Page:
C# compiler does not give you any guarantees about tail-call optimizations because C# programs usually use loops and so they do not rely on the tail-call optimizations. So, in C#, this is simply a JIT optimization that may or may not happen (and you cannot rely on it).
F# compiler is designed to handle functional code that uses recursion and so it does give you certain guarantees about tail-calls. This is done in two ways:
if you write a recursive function that calls itself (like your
fib) the compiler turns it into a function that uses loop in the body (this is a simple optimization and the produced code is faster than using a tail-call)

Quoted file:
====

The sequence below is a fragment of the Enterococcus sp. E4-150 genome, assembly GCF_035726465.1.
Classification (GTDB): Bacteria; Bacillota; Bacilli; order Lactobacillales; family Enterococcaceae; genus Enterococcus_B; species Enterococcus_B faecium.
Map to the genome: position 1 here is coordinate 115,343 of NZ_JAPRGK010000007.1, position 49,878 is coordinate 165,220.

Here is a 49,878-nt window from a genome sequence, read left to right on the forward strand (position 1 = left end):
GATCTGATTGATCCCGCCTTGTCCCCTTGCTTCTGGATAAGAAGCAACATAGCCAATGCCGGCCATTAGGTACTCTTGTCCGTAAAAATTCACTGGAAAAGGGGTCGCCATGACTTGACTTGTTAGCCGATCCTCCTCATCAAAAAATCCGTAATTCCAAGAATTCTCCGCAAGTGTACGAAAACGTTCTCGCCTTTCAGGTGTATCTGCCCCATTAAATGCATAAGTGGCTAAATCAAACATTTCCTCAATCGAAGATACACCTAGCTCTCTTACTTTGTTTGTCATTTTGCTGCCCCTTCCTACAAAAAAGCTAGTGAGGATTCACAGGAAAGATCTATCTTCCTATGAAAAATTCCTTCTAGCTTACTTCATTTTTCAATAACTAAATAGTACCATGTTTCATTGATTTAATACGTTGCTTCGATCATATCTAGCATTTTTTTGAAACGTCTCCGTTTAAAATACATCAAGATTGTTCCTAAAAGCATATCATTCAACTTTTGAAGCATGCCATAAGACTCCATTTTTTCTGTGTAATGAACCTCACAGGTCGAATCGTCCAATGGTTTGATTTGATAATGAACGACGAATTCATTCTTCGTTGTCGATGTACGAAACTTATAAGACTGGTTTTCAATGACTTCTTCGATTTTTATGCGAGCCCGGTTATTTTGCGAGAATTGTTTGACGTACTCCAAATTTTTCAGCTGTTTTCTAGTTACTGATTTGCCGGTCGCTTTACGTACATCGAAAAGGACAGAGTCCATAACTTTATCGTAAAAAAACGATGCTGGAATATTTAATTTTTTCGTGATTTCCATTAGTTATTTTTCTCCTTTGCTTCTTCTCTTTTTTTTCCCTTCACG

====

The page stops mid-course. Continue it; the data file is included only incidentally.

if you use a recursive call in a more complex position (when using continuation passing style where function is passed as an argument), then the compiler generates a tail-call instruction that tells the JIT that it must use a tail call.
As an example of the second case, compile the following simple F# function (F# does not do this in Debug mode to simplify debugging, so you may need Release mode or add
let foo a cont = cont (a + 1)
The function simply calls the function
cont with the first argument incremented by one. In continuation passing style, you have a long sequence of such calls, so the optimization is crucial (you simply cannot use this style without some handling of tail calls). The generates IL code looks like this:
IL_0000: ldarg.1 IL_0001: ldarg.0 IL_0002: ldc.i4.1 IL_0003: add IL_0004: tail. // Here is the 'tail' opcode! IL_0006: callvirt instance !1 class [FSharp.Core] Microsoft.FSharp.Core.FSharpFunc`2<int32, !!a>::Invoke(!0) IL_000b: ret